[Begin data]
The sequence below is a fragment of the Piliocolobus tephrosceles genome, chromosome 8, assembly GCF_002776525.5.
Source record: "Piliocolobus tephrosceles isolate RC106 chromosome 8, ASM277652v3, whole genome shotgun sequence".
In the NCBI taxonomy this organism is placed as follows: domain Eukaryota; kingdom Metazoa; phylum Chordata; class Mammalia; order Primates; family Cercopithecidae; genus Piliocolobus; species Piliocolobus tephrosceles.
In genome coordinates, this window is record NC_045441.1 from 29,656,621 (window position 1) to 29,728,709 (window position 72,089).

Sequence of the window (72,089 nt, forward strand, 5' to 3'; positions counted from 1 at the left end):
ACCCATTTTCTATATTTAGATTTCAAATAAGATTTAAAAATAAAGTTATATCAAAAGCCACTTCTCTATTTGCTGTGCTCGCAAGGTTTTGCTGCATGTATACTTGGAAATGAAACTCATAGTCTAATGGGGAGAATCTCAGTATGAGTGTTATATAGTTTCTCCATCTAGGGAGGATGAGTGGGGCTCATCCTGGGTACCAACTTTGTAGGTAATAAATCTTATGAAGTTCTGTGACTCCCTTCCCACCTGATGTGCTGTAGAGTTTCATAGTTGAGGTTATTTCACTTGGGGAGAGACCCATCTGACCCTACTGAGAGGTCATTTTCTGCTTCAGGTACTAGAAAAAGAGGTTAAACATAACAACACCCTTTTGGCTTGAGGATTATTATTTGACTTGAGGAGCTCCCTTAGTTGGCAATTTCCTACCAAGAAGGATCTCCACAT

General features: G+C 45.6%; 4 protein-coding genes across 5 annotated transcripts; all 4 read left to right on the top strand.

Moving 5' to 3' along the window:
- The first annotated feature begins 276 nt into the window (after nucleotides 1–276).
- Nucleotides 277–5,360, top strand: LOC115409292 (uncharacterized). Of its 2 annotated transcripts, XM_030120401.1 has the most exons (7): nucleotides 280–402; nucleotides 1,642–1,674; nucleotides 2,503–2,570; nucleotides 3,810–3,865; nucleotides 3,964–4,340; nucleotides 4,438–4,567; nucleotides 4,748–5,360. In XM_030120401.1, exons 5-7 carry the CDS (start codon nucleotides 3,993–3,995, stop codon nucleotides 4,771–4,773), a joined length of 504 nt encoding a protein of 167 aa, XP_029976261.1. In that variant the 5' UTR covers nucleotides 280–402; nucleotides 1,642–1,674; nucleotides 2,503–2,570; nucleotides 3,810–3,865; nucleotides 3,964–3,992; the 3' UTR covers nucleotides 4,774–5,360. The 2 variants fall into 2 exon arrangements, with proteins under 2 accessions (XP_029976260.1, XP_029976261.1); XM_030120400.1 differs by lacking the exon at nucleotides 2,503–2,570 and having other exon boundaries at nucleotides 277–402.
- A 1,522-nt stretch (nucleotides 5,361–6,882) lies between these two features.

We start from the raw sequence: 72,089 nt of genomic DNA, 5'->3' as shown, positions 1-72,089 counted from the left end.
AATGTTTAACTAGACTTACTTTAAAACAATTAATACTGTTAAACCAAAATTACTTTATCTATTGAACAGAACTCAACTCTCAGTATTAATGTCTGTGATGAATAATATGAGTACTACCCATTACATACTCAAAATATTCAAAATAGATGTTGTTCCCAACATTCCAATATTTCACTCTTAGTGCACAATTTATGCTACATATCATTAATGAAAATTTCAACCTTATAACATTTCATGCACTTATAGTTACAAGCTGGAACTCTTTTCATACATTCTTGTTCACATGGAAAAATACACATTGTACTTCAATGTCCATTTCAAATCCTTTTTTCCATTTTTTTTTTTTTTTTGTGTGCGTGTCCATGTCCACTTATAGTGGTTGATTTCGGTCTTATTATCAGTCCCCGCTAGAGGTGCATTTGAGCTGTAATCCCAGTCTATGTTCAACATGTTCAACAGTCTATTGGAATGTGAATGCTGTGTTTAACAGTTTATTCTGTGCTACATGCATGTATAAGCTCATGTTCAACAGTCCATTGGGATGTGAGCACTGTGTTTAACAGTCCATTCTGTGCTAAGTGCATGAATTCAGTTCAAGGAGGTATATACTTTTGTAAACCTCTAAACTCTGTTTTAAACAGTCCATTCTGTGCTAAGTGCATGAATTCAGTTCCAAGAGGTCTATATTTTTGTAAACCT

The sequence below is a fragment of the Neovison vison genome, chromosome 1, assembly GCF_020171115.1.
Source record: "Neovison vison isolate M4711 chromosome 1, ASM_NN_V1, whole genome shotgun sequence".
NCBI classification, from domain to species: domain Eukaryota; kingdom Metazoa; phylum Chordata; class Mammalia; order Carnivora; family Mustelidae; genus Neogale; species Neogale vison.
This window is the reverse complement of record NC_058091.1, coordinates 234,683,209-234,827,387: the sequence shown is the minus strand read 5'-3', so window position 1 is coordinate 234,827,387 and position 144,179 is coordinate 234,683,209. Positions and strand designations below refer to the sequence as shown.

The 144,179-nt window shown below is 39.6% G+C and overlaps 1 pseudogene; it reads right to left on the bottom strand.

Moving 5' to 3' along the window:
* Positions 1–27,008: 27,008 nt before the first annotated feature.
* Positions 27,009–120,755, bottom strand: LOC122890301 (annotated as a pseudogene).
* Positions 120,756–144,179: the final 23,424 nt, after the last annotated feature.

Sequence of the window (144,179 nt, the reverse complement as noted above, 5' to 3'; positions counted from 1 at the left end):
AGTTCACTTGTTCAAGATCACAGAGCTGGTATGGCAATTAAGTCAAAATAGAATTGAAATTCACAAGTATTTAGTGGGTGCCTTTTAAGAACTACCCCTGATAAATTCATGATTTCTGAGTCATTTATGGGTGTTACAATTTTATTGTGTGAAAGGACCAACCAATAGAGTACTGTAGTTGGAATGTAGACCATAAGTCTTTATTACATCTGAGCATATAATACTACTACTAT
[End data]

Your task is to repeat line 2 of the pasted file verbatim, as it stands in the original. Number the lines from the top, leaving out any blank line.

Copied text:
Source record: "Piliocolobus tephrosceles isolate RC106 chromosome 8, ASM277652v3, whole genome shotgun sequence".